This settlement adds to the already record-breaking year in Medicaid fraud recovery for Missouri. The previous record was $33 million in 2008, but with Pfizer settlement, the 2009 total is now over $75 million.
The settlement comes after an investigation done by the Department of Justice along with Missouri and 42 other states.
In a press release by attorney general's office, the investigation came about because Pfizer and its subsidiaries illegally marketed drugs that the Food and Drug Administration had not approved for certain uses. As a result of the investigation, Pfizer will pay the federal and state governments $1 billion in civil damages to compensate Medicaid and Medicare for damages done as a result of the products.
Deputy Attorney General Joe Dandurand said that Missouri was eligible for their portion of the settlement because of a formula based on effort by the state and money spent per capita on the drugs. Dandurand said that the $22 million will go back to the state government's general treasury.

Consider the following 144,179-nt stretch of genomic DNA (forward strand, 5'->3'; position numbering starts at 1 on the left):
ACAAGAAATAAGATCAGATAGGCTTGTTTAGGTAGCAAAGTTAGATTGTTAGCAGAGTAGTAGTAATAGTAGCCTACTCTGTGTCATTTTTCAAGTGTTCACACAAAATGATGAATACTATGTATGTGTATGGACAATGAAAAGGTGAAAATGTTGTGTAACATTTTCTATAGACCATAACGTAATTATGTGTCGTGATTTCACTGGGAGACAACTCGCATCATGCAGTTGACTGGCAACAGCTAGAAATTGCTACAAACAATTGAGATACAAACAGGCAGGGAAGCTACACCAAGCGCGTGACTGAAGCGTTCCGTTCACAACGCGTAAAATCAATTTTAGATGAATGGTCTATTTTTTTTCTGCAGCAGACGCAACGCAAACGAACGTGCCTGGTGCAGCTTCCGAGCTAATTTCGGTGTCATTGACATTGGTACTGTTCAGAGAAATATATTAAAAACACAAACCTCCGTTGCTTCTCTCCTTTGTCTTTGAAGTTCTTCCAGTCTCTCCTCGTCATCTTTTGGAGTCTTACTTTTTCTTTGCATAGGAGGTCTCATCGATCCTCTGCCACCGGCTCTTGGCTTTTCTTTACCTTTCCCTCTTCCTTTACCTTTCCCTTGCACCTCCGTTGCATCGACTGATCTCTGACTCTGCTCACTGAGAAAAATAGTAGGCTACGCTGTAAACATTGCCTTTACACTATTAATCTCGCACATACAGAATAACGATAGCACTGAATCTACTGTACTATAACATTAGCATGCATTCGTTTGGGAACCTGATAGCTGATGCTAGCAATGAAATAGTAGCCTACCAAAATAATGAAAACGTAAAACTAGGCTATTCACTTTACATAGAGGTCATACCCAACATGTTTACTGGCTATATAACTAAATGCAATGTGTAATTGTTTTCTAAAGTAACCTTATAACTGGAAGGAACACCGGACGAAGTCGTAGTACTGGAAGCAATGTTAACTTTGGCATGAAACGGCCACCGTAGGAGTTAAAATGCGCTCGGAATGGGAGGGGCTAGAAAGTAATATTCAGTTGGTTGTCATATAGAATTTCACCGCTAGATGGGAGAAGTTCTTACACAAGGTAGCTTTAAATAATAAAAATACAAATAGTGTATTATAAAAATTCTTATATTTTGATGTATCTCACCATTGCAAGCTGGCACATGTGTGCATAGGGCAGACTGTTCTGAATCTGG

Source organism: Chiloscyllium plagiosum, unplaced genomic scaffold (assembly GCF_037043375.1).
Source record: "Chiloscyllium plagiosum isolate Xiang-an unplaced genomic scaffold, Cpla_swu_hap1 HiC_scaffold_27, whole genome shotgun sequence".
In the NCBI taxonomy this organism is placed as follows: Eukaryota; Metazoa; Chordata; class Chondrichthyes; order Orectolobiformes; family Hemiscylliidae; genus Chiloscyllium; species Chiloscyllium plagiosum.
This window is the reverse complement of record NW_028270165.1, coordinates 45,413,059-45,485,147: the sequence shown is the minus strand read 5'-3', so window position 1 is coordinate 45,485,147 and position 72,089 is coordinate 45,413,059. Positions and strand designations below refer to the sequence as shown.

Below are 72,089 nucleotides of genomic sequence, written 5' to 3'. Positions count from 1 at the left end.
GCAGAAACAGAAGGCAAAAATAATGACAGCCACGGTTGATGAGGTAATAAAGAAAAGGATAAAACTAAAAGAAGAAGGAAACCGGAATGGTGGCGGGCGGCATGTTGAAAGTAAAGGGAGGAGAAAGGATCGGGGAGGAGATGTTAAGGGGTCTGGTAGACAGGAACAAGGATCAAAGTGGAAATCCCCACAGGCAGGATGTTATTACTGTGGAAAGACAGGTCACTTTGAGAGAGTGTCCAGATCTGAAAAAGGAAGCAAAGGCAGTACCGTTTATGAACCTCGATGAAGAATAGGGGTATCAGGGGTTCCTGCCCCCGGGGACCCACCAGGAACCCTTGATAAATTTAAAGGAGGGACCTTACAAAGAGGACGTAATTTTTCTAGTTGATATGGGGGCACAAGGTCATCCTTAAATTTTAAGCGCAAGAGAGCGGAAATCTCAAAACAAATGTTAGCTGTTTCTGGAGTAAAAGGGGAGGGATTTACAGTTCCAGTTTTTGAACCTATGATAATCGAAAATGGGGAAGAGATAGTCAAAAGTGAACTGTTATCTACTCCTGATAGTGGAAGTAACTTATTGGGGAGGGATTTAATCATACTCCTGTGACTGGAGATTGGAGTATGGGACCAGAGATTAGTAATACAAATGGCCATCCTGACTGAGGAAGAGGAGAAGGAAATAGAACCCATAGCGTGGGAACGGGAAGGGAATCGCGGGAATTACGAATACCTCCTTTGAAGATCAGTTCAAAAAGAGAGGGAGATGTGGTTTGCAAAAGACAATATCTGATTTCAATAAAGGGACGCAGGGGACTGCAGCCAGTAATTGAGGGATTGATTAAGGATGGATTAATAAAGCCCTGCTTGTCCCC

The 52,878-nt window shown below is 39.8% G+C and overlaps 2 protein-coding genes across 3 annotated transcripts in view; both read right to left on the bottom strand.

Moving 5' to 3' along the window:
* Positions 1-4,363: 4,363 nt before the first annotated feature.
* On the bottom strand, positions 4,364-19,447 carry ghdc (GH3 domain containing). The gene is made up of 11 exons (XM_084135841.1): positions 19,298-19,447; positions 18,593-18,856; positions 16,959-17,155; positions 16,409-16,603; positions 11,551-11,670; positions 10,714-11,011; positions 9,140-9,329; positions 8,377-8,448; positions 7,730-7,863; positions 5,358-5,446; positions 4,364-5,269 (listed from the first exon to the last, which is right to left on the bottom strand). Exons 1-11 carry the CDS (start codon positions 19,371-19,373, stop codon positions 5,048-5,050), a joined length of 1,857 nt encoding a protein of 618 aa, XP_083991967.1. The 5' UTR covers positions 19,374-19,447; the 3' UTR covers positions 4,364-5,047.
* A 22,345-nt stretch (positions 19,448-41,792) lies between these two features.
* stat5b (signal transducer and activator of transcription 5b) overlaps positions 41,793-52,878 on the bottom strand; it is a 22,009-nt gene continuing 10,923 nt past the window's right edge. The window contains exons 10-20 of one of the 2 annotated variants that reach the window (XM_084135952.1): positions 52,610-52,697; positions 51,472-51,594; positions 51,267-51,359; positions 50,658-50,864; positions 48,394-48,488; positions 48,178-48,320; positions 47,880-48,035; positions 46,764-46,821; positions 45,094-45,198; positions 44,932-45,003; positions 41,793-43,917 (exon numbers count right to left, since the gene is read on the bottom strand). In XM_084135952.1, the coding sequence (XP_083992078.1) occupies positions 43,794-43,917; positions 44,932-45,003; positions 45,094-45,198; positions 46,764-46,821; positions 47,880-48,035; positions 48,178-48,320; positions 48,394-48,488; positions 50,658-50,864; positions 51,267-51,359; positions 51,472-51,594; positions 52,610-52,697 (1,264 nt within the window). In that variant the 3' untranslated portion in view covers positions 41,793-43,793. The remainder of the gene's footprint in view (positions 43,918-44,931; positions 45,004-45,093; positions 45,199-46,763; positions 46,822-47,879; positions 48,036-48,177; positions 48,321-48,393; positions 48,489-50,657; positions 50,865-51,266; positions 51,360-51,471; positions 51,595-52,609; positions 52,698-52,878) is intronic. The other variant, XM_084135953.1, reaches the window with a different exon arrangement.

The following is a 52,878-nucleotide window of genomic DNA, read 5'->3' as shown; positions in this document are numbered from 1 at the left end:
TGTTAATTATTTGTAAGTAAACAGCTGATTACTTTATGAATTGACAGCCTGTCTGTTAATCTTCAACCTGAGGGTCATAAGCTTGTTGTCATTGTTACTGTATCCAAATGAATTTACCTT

Pfizer said in a press release that the company denied all of these civil allegations, except for certain improper actions related to the promotion of Zyvox, a drug that treats bacterial infections. But Pharmacia & Upjohn Company Inc., a subsidiary of Pfizer, pleaded guilty for misbranding Bextra, an anti-inflammatory drug, with the intent to defraud or mislead. As a result of those charges, Pfizer paid a $1.3 billion fine.
Chris Loder of Pfizer said in response to the settlement, "We believe that these bring final closure to serious legal matters and helps us enhance what we do best which is discovering, developing and delivering innovative medicines. "